At the end of the day, if this is what you’re looking for, a gaming headphone with RGB lights, no delay for playing games and videos, with both bluetooth and 2.4GHz connection via its own USB stick, and with a pretty high quality microphone, and a strongly V-Shaped sound with good impact, then KZ GP20 is the best you can get at 65 USD. 

 

Product Link

You can grab one from www.amazon.com here: https://amzn.to/3cOZDHM

If you’re in the UK, you can grab one from www.amazon.co.uk here: https://amzn.to/3PYxX1X

And if you’re from Europe, you can grab one from www.amazon.de here: https://amzn.to/3S8tBXl

 

Packaging

Let’s get the packaging out of the way:

We have a simple, yet pretty effective package for KZ GP 20 and it includes: 

  • KZ GP20 Headphones
  • USB transmitter stick
  • USB Type-C short charging cable
  • 3.5mm to 3.5mm 4-pole audio cable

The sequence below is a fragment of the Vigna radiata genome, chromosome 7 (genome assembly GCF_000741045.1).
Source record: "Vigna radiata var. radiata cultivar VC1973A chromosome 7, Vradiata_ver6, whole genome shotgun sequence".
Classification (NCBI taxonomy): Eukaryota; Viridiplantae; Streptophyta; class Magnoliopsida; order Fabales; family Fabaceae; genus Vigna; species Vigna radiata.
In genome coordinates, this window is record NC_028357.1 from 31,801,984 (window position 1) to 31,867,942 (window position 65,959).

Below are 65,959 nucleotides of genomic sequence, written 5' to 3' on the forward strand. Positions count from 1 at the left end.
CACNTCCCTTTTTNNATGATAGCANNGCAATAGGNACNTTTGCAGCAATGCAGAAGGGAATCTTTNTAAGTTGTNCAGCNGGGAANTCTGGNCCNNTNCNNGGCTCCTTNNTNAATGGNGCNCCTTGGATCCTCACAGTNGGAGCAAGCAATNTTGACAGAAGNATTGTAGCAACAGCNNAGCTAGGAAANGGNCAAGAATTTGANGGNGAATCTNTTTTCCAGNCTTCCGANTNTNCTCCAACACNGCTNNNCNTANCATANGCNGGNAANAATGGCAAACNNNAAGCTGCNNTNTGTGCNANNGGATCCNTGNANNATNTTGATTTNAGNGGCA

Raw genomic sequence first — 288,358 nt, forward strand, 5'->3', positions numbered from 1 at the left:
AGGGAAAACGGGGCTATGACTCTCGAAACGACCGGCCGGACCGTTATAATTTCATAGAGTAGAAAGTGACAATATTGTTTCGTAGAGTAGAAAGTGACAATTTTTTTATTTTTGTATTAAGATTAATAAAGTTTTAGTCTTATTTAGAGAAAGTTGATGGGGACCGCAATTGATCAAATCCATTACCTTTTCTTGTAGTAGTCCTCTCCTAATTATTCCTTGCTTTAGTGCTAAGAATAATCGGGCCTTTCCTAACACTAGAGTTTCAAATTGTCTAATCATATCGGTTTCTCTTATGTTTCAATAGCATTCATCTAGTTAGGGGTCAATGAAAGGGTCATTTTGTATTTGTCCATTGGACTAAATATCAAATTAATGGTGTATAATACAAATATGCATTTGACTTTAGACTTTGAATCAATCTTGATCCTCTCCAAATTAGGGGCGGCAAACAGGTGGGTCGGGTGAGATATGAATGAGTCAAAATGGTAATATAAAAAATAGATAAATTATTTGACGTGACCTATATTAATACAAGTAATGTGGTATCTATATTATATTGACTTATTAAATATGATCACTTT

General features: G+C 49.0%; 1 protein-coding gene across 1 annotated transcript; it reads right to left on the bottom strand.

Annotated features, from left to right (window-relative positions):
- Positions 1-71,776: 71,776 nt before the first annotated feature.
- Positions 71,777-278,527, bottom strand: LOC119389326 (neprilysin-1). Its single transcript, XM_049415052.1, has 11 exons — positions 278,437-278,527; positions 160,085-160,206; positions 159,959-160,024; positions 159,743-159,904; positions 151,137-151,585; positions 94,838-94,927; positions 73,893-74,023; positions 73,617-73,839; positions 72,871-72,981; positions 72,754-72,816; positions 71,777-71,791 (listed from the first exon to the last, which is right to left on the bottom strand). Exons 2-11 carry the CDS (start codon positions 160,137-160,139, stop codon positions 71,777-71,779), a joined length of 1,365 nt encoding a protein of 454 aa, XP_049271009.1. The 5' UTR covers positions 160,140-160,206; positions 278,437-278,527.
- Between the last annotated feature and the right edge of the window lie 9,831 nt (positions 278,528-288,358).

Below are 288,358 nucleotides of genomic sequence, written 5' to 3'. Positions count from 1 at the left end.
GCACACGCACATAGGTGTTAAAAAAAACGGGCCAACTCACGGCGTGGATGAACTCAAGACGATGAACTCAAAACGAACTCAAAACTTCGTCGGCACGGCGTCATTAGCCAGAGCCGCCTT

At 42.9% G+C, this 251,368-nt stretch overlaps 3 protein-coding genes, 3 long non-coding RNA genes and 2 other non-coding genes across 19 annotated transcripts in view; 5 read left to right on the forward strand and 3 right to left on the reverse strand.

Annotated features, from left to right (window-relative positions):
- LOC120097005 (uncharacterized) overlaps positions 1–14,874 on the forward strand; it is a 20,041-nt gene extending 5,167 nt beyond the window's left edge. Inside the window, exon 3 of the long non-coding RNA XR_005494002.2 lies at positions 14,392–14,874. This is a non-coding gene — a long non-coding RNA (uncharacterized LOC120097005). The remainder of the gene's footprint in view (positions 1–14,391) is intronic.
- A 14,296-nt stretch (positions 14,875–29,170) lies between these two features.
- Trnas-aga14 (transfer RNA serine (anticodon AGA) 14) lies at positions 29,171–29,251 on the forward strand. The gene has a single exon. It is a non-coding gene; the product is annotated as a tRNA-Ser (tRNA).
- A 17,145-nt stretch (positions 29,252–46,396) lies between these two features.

• Manuals 



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Full Playlist used for this review

We listened to more songs than those named in this playlist, but those are excellent for identifying a sonic signature.  PRaT, Texturization, Detail, Resolution, Dynamics, Impact, and overall tonality are all revealed by those songs. We recommend trying most of the songs from this playlist, especially if you’re searching for new music!

[embedyt] https://www.youtube.com/embed?listType=playlist&list=PL_cjBXGmwSHSdGcwuc_bKbBDGHL4QvYBu[/embedyt]

 

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1 Comment

  1. Alex

    Hi! I just wish to give you a big thumbs up for your excellent info you have got here on this post. I will be returning to your blog for more soon.

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George Dobrescu

Hello, and welcome to Audiophile-Heaven! I am George, the Creator of Audiophile-Heaven, and I love music! I will be sharing insights and comparisons of audio products with you. I invite you to join me in the exciting journey of discovering joy through music!!